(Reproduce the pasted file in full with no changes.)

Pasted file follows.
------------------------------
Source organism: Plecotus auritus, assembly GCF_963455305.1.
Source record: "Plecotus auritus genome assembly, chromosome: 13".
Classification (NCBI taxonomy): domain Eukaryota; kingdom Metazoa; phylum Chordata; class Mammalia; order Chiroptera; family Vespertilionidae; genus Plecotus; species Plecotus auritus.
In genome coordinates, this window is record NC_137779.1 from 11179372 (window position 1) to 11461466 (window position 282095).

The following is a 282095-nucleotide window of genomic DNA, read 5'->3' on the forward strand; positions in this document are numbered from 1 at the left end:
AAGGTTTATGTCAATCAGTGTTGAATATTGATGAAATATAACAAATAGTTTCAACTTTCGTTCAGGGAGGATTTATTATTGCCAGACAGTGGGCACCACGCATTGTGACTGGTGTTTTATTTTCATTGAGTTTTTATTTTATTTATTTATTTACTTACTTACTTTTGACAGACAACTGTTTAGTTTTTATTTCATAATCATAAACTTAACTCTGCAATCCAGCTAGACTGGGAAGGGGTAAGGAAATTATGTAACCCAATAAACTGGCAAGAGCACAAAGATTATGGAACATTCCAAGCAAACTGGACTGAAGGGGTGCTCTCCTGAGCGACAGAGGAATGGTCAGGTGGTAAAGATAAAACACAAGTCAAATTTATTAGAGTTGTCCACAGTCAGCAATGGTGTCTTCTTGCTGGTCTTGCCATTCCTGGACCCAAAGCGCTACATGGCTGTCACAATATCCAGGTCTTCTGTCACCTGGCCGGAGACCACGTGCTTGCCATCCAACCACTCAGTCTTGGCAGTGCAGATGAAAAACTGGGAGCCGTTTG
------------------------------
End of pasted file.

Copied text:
Source organism: Plecotus auritus, assembly GCF_963455305.1.
Source record: "Plecotus auritus genome assembly, chromosome: 13".
Classification (NCBI taxonomy): domain Eukaryota; kingdom Metazoa; phylum Chordata; class Mammalia; order Chiroptera; family Vespertilionidae; genus Plecotus; species Plecotus auritus.
In genome coordinates, this window is record NC_137779.1 from 11179372 (window position 1) to 11461466 (window position 282095).

The following is a 282095-nucleotide window of genomic DNA, read 5'->3' on the forward strand; positions in this document are numbered from 1 at the left end:
AAGGTTTATGTCAATCAGTGTTGAATATTGATGAAATATAACAAATAGTTTCAACTTTCGTTCAGGGAGGATTTATTATTGCCAGACAGTGGGCACCACGCATTGTGACTGGTGTTTTATTTTCATTGAGTTTTTATTTTATTTATTTATTTACTTACTTACTTTTGACAGACAACTGTTTAGTTTTTATTTCATAATCATAAACTTAACTCTGCAATCCAGCTAGACTGGGAAGGGGTAAGGAAATTATGTAACCCAATAAACTGGCAAGAGCACAAAGATTATGGAACATTCCAAGCAAACTGGACTGAAGGGGTGCTCTCCTGAGCGACAGAGGAATGGTCAGGTGGTAAAGATAAAACACAAGTCAAATTTATTAGAGTTGTCCACAGTCAGCAATGGTGTCTTCTTGCTGGTCTTGCCATTCCTGGACCCAAAGCGCTACATGGCTGTCACAATATCCAGGTCTTCTGTCACCTGGCCGGAGACCACGTGCTTGCCATCCAACCACTCAGTCTTGGCAGTGCAGATGAAAAACTGGGAGCCGTTTG